Salmon steaks in chraimeh sauce
Photo by: Jonathan Lovekin

Salmon steaks in chraimeh sauce

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110ml sunflower oil
3 tbsp plain flour
4 salmon steaks, on the bone, about 950g
6 garlic cloves, roughly chopped
2 tsp sweet paprika
1 tbsp caraway seeds, dry-toasted and freshly ground
1½ tsp ground cumin
⅓ tsp cayenne
⅓ tsp ground cinnamon
1 green chilli, roughly chopped
150ml water
3 tbsp tomato purée
2 tsp caster sugar
1 lemon, cut into four wedges, plus 2 tbsp lemon juice
2 tbsp roughly chopped coriander
salt and black pepper

Chraimeh is commonly made using greater amberjack steaks, on the bone, but can be prepared with any other type of white fish. We use salmon here because these are the most widely available as steaks. If you find a large sea bass, that would be the best. White fish, off the bone, is another acceptable compromise. Chraimeh is served as a starter, warm or at room temperature, with challa (you can use any good white bread) for dipping, a slice of lemon
and a jug of water, to calm the heat. It is easily reheated and the sauce is so tasty you could double the amount if you wanted and just have more in which to dip the bread. Serve with couscous or rice.

Serves 4

(p 234, Jerusalem)


The method for this recipe is available in the book Jerusalem, available to buy here.
Jerusalem |


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  • Shop Authentic and delectable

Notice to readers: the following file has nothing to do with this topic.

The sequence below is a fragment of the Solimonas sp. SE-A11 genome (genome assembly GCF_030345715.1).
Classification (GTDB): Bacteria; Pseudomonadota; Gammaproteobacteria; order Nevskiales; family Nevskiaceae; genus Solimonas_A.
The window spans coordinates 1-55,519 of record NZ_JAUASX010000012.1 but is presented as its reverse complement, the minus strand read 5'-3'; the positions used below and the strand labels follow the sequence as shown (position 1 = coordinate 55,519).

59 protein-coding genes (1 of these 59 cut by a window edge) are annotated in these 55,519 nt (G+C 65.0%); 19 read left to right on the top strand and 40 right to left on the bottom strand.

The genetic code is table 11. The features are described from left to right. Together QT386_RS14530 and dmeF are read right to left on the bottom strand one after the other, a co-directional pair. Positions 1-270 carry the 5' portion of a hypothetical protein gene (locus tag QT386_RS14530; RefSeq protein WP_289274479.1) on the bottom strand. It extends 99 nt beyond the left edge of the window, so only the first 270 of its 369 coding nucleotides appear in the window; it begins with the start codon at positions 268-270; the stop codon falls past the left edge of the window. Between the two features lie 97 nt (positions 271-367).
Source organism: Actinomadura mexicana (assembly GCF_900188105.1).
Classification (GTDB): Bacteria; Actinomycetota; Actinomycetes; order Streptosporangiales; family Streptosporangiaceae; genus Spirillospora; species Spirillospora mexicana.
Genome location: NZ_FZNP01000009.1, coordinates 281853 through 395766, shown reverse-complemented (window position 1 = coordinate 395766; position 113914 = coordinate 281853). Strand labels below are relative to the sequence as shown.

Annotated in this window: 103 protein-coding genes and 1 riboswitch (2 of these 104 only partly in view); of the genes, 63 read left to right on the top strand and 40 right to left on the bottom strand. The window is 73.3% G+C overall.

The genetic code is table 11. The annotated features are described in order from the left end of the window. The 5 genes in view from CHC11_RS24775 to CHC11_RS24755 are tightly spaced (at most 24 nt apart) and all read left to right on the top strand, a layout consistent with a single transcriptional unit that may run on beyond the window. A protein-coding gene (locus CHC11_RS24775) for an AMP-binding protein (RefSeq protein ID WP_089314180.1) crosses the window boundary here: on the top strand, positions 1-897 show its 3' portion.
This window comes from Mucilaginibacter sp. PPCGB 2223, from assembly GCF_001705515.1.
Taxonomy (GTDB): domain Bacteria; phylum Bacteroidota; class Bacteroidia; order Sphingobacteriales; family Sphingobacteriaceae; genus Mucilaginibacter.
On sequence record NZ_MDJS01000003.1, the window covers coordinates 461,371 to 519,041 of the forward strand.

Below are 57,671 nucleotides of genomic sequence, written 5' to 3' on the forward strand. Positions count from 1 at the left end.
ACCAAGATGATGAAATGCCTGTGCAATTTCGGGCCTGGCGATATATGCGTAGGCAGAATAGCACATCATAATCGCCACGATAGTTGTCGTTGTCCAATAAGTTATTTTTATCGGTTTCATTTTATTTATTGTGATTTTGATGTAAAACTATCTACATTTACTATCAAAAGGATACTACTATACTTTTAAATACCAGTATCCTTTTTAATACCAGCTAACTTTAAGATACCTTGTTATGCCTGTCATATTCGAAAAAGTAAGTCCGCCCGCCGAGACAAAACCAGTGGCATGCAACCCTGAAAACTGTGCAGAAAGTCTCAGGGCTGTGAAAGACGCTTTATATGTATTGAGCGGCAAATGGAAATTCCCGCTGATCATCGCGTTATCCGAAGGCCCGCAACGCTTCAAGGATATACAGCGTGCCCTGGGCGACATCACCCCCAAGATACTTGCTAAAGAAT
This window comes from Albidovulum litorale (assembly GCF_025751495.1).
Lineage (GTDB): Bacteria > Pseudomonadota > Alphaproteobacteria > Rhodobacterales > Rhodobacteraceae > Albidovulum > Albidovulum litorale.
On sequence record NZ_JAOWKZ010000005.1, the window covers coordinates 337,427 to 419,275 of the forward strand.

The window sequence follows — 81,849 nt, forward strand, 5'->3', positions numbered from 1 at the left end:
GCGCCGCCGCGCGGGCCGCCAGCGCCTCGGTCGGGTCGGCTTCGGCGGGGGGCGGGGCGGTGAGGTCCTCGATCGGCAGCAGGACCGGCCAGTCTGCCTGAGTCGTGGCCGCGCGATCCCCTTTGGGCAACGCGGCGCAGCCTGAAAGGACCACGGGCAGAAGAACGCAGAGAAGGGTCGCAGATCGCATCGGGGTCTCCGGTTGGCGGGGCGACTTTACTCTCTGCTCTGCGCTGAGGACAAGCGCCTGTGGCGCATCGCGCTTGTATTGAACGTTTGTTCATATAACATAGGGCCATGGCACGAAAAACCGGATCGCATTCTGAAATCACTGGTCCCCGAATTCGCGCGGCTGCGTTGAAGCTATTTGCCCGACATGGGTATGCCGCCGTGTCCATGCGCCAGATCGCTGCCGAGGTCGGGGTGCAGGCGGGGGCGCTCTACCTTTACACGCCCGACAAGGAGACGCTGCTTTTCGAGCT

(17/05/2016) To start, I'm of Libyan-Jewish background and I grew up on this dish. I have fond memories of my Libyan-grandmother making mass quantities for shabbat dinner to serve her 16 children (plus their spouses, children and grandchildren). It was astonishing.

    On a whim, I tried Ottolenghi's version as it had similar ingredients to my family's. The main difference is that our "recipe" is not written down and the measures are eyeballed, which has made sharing the recipe challenging. (And I've had many, many requests for a reliable recipe). Thanks to Ottolenghi, I have the perfect recipe to recommend. It's savory. It's spicy. It's the real deal! Guaranteed to make you feel warm and happy.

    Though we traditionally served this fish as an appetizer on Friday evening, it most definitely can (and should) be made as a main course. Truthfully, it deserves all the limelight! While less traditional than white fish, salmon is my favorite fish (and probably food), so I always use it for chriameh. Enjoy!

    -Quality salmon is best enjoyed around medium-rare (or rarer). I prepare the sauce ahead of time and cook the salmon just before serving. I suggest only cooking for 7 minutes as it will cook a bit more in the hot sauce.
    -If you're making a few hours in advanced for shabbat dinner and plan to keep on a warmer, you need to significantly cut back on the cooking time or you'll dry out the fish. And there are few things worse than that. At least for salmon, I'd probably still have it close to raw inside as it will continue to cook on the warming plate. This method should result in a beautiful salmon cooked to medium (rather than a well-done misery).
    -White fish dries out quite easily, so cook times are especially important.

    Photo of my dish!